You may ask yourself, “Why is that important, or in the very least, why would that be noteworthy?” I would then argue that in posting an image with a good part of it blocked, the viewers are drawn in. They are drawn in by the yellow block but they also get the “what’s behind the curtain” feeling and want to peek. That my friends is user engagement. The Soup’s social media interns have just caused fans to take an action!

What makes this example even more special is that the contest wasn’t being run on entirely on The Soup Facebook Page. The post directed viewers to click-through to The Soup to see the image, then asked the viewers to come BACK to Facebook to post their comment. Pretty brilliant eh? Simplicity often is.

A week later The Soup posted the entire image to their Facebook Page which included the best caption. They also wrote a second blog post about the image and Caption This contest that included a second award for the comment with the “Most Likes.” Want to see if YOUR comment won the most likes? You created more user engagement by having fans click-through to the blog yet again.

Want to know something even more amazing? Between their website analytics and the basic analytics Facebook provides, The Soup should be able to guage the effectiveness of the contest, two Facebook posts and two blog posts! It must be working for them. There are more “Caption This” contests happening that include the yellow rectangle.

Now lets’ stop for a moment to consider the many social media sites. How can your business grab attention on each of them by posting photos? Are there things your company can do to improve user engagement acorss channels?  With millions of potential viewers and rapidly growing social media platforms this better be something your company is thinking about.

social media, photographs in socail media

Using photos on the many social media platforms often increases visibility. Are you using images to reach more readers? Does using photos improve user engagement?

Infographic Sources: Facebook, Hubspot, CNN

 

 

 

 

 

Social Media Censorship: Think Before Deleting Comments

social media censorship

Negative opinions and comments that you don’t like don’t merit immediate censorship – Think before hitting delete!

I was chatting with a friend the other day about a comment she didn’t like on a Facebook post. She told me “Well I didn’t like it, so I removed it.” I asked if the comment was especially negative, off-topic or otherwise offensive and she stated that no, she just didn’t like it.  This really struck a cord for me, and not in the most positive way.

For social media to be “social” there has to be dialog – Two way dialog. My policies often include never removing negative comments or “opinions” unless they are purposefully nasty to the blog author, advertise irrelevant products or are somehow derogatory in nature. Certainly this leaves room for interpretation, however I feel strongly that everyone has a voice and that voice should be heard so long as it is respectful of whatever policies are in place.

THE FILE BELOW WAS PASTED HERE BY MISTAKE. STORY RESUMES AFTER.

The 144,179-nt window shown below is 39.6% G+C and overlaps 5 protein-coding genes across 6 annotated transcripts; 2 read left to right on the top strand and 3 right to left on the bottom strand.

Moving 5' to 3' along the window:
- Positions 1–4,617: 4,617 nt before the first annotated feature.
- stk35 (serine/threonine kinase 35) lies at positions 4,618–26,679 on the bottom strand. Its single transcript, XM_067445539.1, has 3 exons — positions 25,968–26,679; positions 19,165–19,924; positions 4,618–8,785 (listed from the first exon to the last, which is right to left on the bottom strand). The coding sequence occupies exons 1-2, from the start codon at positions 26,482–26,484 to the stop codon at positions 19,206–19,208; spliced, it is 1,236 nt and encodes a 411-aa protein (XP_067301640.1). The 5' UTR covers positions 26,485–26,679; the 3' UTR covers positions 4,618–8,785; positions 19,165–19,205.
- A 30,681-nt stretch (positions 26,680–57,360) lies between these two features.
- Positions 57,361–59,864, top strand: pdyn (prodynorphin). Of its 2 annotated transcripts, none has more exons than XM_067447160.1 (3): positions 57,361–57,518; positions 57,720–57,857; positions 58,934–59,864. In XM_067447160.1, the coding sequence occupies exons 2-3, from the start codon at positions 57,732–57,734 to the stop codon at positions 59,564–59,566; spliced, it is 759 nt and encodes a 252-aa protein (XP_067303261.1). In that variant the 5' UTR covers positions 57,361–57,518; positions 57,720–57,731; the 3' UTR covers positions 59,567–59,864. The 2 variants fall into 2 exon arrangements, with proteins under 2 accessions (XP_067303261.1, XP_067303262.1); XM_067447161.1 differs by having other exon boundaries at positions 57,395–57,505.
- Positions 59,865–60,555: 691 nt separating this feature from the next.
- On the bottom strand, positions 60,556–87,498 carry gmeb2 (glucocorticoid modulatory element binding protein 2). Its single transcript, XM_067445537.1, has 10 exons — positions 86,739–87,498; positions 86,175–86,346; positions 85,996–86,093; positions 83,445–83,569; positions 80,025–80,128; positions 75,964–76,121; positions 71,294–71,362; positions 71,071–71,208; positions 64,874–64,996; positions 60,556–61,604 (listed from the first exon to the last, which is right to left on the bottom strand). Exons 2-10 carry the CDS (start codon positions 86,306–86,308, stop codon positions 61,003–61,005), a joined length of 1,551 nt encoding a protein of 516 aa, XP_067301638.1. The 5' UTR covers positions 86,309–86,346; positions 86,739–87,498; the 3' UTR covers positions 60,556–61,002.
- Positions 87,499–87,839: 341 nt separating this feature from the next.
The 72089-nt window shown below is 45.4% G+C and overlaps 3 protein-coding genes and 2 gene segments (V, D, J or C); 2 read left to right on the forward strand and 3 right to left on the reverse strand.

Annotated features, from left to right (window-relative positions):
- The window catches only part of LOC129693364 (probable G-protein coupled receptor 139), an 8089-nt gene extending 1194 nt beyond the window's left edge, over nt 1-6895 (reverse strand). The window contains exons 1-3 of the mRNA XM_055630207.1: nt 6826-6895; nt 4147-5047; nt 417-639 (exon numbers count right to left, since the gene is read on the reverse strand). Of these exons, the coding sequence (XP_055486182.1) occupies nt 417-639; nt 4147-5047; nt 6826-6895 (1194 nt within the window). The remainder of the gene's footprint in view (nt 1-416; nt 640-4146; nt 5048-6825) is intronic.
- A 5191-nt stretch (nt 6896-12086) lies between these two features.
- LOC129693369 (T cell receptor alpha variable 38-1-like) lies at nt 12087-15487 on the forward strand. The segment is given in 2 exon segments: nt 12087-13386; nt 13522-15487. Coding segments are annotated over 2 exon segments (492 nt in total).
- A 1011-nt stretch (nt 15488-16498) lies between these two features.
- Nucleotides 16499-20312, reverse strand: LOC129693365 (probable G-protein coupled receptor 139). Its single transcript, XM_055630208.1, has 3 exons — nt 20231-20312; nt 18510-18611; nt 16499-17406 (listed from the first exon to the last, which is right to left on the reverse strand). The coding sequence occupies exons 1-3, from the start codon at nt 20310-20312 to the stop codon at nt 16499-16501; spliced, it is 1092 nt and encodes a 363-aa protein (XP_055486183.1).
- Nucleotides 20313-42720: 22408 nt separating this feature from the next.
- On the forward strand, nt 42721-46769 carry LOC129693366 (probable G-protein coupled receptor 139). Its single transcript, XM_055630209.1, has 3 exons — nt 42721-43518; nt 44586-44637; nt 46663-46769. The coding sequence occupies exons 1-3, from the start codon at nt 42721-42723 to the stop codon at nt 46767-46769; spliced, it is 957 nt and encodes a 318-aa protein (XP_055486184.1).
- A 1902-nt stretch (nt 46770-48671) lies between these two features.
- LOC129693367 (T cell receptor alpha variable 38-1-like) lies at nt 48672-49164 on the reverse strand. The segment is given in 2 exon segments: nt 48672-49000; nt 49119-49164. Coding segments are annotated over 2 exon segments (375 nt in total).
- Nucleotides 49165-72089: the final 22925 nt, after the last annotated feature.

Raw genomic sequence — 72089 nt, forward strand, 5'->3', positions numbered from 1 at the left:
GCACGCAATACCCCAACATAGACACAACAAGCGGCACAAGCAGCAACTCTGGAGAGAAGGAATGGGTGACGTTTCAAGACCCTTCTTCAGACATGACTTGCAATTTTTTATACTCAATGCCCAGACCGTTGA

Simply removing a negative opinion often “fires up” the individual who made the comment. It’s like adding fuel to the fire and can cause you to get burnt in the long run. So my advice is to simply leave the comment where it is and respond directly to the post.

Here are a few brief things you can do to address a negative comment on your social media outlets.

  • Take control before things spin out-of-control and address comments head-on.
  • Be respectful to those posting the comments; Always take the high-road and be sincere in your response.
  • Address comments as quickly as possible – A good rule of thumb is to respond to Facebook or blog posts within 24-hours or to Twitter within a few hours.
  • Personalize how you respond using the individuals name if at all possible. Don’t use terms like “valued customer”. If the writer used an alias to hide their identity, use that name in your response.
  • Follow-up to the comment in other ways. Can you call the individual? Email them? Respond with a personal message on Facebook?
  • And most importantly don’t hide your head in the sand and hope it will go away. It won’t!

When considering social media censorship, remember to be proactive by creating a social media policy ahead of time to guide you and your team should a situation arise. At that point you can ensure discussions remain within the parameters you have set and can enforce the policy regarding offensive posts and comments.

Facebook Ads In Your Inbox

Fear not, it’s really not the end of the world, however it may be the end of an era. Or is it the beginning of another? Facebook is trying REALLY hard to make some money, and has implemented changes that allows YOUR Messages inbox to be monetized – Yes that’s right, they are beginning to sell your inbox to the highest bidder. Enter the “Inbox delivery test.”

On an announcement in Facebook, the marker has said the following:

“Facebook ads are designed to get the most relevant messages into your Inbox and put less relevant messages into your Other folder. We rely on signals about the message to achieve this goal.

Some of these signals are social – we use social signals such as friend connections to determine whether a message is likely to be one you want to see in your Inbox.

Some of these signals are algorithmic – we use algorithms to identify spam and use broader signals from the social graph, such as friend of friend connections or people you may know, to help determine relevance.

Today we’re starting a small experiment to test the usefulness of economic signals to determine relevance. This test will give a small number of people the option to pay to have a message routed to the Inbox rather than the Other folder of a recipient that they are not connected with.

Several commentators and researchers have noted that imposing a financial cost on the sender may be the most effective way to discourage unwanted messages and facilitate delivery of messages that are relevant and useful.

This test is designed to address situations where neither social nor algorithmic signals are sufficient. For example, if you want to send a message to someone you heard speak at an event but are not friends with, or if you want to message someone about a job opportunity, you can use this feature to reach their Inbox. For the receiver, this test allows them to hear from people who have an important message to send them.

This message routing feature is only for personal messages between individuals in the U.S. In this test, the number of messages a person can have routed from their Other folder to their Inbox will be limited to a maximum of one per week.

We’ll continue to iterate and evolve Facebook Messages over the coming months.”

If you are a marketer. This may be really GREAT news! If you are an individual that thought Facebook was safe from messages like this – well things are a changing. Marketers will now be able to PAY to assure that everyone and anyone will see their messages.